For example one of its tributaries, the Aniene was navigable in ancient times and played an important role in terms of quarying.
The Tiber river’s major tributaries are:
Chiascio (near the city of Perugia)
Paglia (near the city of Orvieto)
Nera (near the city of Orte)
Farfa (near Rome)
Aniene (north side of Rome)
The river is essentially a stream or torrent until it reaches the Nera near Orte.
It is important to note that the 5 tributaries mentioned above are only the major ones. The geography of Rome and the geological structure of Rome is such that once the river reaches the alluvial plane to the north of the city and the hilly region on which the city was built it is relatively close to sea level and hence involves a more complex region of small water courses. In the earliest period of the city’s development the water around the hills of Rome was collected into drainage systems which were gradually covered into underground streams doubling up as the city’s sewage system, the major of these was the “Cloaca Maxima”.
Principal tributaries into the river tiber around Rome include:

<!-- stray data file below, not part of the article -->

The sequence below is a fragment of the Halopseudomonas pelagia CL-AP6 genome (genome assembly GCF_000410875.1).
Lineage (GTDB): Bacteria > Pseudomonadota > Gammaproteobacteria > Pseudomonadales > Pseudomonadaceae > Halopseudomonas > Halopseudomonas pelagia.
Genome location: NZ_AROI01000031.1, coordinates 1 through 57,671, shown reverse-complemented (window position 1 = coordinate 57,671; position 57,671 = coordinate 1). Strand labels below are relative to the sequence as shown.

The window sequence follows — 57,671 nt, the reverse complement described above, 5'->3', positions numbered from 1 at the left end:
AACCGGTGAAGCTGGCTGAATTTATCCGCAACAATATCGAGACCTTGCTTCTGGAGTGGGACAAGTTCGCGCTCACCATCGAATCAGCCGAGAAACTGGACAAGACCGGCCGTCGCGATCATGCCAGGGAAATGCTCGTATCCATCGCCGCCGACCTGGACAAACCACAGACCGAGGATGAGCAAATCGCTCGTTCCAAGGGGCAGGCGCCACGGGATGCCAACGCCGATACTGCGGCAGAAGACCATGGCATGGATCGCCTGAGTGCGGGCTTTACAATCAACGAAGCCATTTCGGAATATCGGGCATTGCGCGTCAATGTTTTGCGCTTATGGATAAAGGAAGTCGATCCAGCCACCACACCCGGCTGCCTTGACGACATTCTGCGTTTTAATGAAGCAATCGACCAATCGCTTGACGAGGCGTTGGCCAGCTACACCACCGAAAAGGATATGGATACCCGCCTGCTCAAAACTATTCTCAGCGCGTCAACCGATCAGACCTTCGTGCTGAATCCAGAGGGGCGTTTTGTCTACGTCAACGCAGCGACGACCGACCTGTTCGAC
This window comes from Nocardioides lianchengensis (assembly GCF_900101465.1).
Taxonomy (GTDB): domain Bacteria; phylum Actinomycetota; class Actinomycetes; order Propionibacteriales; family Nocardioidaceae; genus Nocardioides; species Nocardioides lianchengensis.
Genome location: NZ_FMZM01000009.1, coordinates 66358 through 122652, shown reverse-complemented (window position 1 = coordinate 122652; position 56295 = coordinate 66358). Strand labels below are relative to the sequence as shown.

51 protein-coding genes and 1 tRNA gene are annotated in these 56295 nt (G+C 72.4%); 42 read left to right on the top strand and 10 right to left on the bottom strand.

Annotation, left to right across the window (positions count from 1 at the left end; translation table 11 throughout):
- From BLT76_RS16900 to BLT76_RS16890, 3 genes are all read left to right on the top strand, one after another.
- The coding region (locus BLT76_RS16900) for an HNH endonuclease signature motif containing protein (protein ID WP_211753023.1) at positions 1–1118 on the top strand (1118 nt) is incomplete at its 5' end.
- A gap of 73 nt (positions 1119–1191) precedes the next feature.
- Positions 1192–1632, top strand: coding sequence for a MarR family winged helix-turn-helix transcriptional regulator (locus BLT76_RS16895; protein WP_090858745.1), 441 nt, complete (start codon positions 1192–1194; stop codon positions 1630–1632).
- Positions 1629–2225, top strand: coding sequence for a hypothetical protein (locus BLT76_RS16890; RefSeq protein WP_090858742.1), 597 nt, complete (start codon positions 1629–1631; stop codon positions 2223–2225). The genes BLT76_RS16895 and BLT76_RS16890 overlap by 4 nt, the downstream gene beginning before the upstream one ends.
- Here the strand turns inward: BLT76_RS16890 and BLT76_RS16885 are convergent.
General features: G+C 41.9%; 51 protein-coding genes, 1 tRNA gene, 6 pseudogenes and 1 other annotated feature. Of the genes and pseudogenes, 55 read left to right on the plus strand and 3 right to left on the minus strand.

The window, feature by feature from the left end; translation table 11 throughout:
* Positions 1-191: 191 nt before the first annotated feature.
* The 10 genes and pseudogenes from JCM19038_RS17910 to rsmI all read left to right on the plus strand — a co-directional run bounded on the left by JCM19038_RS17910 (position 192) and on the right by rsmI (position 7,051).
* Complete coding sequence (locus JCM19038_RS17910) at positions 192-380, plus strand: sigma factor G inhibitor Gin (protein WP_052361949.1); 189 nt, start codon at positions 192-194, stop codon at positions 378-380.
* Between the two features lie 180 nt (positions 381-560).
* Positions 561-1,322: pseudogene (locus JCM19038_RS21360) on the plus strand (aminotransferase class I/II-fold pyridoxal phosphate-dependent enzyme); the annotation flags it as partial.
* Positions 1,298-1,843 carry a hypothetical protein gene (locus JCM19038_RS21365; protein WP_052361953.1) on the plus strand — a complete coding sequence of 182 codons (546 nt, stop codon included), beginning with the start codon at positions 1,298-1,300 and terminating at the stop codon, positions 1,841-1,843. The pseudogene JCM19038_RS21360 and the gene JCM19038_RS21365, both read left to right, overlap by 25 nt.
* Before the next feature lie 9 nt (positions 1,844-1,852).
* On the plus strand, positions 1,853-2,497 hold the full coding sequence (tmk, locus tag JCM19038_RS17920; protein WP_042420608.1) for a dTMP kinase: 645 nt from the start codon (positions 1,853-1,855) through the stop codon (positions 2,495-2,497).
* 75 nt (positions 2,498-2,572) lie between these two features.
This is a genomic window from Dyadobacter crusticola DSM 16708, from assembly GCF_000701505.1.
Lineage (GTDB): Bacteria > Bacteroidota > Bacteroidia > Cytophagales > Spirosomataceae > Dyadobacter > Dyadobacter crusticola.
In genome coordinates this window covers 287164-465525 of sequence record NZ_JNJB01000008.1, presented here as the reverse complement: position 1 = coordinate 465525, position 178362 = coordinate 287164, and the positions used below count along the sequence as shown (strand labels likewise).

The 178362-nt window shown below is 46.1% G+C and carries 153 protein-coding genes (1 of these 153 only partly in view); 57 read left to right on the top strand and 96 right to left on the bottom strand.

Aniene river: latin name “Anio”, source is on the border between Latium and Abruzzo. It is 99km long)
Almone river: comes from the Alban hills and Alban lake)
Monte Antenne: A 67m high hill to the north of the city. Used to have a settlement on top.
Tor di Quinto: An area on the north side of ancient Rome, built up since the 19th century.
Prati: Like Tor di Quinto it is an area on the north side of Rome, built up during the 19th/20th century.
Vatican hill: the Vatican city is actually situated on what was a hill on the right bank of the Tiber.
Trastevere: area on the right bank of the river, towards the south side of the old city.
Gianniculum: a hill, south side of the Vatican hill.